Legoland Offers Children With Autism "Quiet Rooms" In A Move To Keep Things Inclusive
Any parent who has ever spent a day at a theme park knows what it's like to have sensory overload. Everywhere you look, there are bright colors and noises and people and smells. It can be tough for anyone, let alone a child who is living with autism spectrum disorder. Theme parks are meant to be enjoyed by every kid, if possible, and one theme park in particular is taking steps to make sure that's the case: Legoland is now offering children with autism "quiet rooms" to make sure they feel included and safe, and have a place to go when they feel overwhelmed. And it's about time.
In an effort to be conscientious and thoughtful for all of its guests, the Legoland theme park in Winter Haven, Florida, teamed up with the Autism Speaks advocacy group in early 2016 to come up with practical ways for autistic children to enjoy themselves. Since then, the park has added "quiet rooms" in the First Aid and Baby Care Centers that allow children to play with Legos while wearing noise-canceling headphones if they choose. They've also made weighted blankets and soft toys available to children with ASD (studies have shown that weighted blankets provide a calm sense of security and general wellness for people living with ASD).
Quiet rooms are just one of the many ways Legoland is making their theme park more comfortable for kids with ASD; At no extra charge, kids can get a "Blue Hero" pass to help them avoid standing in long lineups to visit attractions if they find themselves struggling. There are also additional "social stories," according to The Huffington Post, which offer kids a heads-up about sounds and sights that will be happening during rides so they aren't confronted with the unexpected. The CDC reports that one of the conditions of ASD is a heightened sensitivity to loud noises, particularly when the noises happen unexpectedly.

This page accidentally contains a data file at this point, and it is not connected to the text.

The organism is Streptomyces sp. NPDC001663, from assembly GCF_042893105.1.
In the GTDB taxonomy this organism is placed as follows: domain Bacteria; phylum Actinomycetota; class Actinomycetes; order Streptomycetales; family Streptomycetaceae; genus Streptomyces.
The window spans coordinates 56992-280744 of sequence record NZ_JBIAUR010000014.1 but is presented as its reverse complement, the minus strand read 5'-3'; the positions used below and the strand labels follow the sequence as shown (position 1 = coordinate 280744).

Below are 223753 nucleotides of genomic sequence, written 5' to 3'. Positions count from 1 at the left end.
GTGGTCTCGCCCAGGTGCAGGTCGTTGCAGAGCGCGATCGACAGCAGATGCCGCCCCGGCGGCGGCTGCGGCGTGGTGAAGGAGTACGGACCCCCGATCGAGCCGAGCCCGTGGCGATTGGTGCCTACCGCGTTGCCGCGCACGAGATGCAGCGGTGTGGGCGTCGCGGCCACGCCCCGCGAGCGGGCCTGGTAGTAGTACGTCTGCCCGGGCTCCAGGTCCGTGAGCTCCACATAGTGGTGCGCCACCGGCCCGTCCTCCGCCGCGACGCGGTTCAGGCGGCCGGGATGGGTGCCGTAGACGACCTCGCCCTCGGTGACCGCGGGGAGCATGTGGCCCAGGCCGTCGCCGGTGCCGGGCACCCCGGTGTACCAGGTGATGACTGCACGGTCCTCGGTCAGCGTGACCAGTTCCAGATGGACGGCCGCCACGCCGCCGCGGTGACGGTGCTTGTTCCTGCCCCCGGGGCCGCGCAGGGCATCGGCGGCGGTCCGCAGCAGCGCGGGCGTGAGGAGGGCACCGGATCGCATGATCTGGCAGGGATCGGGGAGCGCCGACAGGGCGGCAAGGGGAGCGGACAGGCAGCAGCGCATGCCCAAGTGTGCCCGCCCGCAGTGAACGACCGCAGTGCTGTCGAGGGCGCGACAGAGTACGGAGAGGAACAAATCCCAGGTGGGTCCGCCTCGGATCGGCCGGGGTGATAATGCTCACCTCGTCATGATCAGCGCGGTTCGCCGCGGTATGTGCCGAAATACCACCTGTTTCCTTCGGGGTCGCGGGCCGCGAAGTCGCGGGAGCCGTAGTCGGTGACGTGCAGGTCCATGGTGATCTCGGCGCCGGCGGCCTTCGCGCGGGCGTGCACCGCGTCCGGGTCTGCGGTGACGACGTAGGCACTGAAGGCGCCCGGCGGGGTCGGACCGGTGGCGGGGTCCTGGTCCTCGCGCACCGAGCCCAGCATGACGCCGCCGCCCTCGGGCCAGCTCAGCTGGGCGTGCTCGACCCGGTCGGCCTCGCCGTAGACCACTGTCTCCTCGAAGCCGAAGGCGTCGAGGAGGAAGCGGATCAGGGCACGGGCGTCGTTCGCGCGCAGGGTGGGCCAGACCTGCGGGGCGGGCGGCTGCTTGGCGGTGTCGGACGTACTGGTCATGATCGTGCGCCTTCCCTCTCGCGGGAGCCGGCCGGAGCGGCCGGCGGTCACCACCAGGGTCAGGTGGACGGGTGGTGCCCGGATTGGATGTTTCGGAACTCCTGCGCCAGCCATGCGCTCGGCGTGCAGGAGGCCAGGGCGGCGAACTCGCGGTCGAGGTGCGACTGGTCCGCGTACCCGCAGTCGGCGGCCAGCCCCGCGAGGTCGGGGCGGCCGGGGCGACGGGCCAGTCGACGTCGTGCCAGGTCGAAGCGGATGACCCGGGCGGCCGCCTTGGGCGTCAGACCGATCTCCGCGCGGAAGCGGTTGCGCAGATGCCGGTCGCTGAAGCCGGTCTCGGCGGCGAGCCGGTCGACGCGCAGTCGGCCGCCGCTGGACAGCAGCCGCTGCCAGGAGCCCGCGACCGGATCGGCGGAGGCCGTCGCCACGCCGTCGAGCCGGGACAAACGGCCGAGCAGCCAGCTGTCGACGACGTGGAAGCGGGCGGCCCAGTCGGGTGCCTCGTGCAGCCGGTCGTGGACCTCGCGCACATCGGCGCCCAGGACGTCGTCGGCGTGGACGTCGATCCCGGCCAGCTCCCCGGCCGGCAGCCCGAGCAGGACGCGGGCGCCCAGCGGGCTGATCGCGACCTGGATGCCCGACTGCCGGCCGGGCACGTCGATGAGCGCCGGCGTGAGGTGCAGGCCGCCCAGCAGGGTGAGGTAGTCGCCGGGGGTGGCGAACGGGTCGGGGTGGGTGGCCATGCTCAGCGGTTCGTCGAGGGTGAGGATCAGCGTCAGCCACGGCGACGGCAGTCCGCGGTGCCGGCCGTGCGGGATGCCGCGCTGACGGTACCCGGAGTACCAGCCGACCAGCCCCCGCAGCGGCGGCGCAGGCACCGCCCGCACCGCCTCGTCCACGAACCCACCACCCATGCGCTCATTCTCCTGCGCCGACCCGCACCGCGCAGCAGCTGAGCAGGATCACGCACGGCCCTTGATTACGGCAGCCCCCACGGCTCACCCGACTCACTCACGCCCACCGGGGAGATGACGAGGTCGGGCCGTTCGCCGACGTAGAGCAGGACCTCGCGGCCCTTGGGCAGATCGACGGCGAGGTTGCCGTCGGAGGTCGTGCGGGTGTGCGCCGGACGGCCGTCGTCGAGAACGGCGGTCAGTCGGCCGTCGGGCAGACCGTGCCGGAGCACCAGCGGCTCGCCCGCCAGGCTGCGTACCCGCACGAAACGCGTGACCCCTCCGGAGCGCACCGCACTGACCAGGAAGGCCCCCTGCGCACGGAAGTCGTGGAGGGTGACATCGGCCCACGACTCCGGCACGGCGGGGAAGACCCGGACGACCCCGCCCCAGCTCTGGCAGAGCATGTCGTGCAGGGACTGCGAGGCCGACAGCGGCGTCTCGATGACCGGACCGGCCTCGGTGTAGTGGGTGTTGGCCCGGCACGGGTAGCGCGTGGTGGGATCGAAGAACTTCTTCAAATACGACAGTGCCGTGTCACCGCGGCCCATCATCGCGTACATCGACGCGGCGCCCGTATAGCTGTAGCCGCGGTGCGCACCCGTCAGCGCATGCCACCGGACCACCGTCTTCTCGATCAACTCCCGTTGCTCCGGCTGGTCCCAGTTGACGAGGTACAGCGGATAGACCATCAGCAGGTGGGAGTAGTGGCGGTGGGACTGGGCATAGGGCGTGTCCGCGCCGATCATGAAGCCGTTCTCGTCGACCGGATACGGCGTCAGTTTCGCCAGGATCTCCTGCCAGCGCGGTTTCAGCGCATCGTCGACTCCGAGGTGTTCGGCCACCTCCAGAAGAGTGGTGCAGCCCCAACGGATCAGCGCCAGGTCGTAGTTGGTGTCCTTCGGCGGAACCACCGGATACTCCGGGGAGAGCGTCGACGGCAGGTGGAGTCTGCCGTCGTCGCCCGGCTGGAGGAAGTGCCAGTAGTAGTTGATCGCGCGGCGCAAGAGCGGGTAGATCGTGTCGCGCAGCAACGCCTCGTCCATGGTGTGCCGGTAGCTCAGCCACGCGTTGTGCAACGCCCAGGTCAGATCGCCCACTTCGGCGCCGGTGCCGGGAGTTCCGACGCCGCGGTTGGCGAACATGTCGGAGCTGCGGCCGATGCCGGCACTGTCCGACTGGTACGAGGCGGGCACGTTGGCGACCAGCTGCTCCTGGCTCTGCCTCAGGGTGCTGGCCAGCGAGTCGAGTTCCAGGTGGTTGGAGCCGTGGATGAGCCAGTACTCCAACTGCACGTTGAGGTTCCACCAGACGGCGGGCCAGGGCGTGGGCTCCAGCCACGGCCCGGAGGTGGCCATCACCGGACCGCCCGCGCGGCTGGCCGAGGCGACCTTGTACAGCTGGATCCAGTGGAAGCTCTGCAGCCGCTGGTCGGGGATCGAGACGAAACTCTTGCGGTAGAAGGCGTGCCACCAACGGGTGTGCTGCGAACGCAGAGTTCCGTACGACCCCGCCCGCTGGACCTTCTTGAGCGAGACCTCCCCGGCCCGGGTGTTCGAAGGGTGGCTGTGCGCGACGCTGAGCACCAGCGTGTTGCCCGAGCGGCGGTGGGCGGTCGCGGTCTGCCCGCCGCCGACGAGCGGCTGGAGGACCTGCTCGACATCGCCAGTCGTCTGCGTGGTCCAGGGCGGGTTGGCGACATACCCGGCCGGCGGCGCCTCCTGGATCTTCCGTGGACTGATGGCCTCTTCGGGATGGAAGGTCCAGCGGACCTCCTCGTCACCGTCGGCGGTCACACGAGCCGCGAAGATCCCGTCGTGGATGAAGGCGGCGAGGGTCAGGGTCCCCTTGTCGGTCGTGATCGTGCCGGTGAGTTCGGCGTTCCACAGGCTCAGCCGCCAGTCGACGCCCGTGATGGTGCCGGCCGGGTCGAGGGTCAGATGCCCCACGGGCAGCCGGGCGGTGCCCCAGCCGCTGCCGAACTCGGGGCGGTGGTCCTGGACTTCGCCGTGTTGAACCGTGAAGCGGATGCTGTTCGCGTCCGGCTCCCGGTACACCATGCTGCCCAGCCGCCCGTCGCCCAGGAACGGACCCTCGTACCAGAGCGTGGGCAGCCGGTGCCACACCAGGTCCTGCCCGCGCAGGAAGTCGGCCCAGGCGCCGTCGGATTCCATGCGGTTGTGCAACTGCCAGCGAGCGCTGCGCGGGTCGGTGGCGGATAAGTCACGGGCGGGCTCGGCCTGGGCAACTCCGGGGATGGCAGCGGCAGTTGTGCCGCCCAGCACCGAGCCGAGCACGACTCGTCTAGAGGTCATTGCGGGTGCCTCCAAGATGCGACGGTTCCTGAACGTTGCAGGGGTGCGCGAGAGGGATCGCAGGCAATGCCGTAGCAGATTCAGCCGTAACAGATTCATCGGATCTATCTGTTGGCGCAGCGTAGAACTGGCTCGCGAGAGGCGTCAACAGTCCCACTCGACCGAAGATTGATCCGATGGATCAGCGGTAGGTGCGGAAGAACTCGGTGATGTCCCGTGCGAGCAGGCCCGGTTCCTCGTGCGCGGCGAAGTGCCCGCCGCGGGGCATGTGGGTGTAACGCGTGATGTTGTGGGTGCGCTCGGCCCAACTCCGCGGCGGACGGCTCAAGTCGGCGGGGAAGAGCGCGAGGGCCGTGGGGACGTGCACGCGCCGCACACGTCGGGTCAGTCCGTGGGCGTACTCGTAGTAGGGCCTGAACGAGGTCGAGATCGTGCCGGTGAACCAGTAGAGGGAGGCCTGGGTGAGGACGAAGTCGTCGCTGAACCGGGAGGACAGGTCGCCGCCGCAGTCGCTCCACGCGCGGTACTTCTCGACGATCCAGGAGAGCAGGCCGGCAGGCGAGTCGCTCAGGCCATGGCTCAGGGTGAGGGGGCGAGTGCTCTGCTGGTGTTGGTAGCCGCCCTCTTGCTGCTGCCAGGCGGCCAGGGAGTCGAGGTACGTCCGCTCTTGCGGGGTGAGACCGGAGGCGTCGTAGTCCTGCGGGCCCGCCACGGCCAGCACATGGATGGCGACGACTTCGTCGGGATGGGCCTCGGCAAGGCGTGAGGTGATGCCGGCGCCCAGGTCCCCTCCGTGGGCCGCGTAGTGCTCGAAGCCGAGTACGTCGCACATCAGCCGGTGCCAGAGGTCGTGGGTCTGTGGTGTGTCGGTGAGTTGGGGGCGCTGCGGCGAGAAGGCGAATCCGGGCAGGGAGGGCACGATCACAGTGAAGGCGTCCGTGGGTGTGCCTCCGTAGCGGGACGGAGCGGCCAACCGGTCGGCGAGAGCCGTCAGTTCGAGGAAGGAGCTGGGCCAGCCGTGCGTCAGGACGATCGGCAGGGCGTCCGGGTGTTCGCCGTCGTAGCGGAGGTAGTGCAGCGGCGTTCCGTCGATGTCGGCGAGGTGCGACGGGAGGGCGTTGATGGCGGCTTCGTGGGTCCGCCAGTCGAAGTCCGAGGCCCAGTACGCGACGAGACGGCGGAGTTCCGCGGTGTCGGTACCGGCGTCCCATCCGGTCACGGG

Legoland sent out a press release on Tuesday further explaining how its new employees would be trained to support children with ASD:
All newly hired resort employees (called “Model Citizens”) now receive specialized training to prepare them with skills and sensitivities to more effectively interact with guests on the autism spectrum, as well as their families or caregivers. Consultations include Dr. Craig Glaser, the resort's medical director, who also serves as medical director of Winter Haven's Urgent Care Cypress facility.
All of this is a massive step in the right direction to make sure kids living with ASD are able to participate in that most treasured of childhood rituals: a day spent playing at a theme park.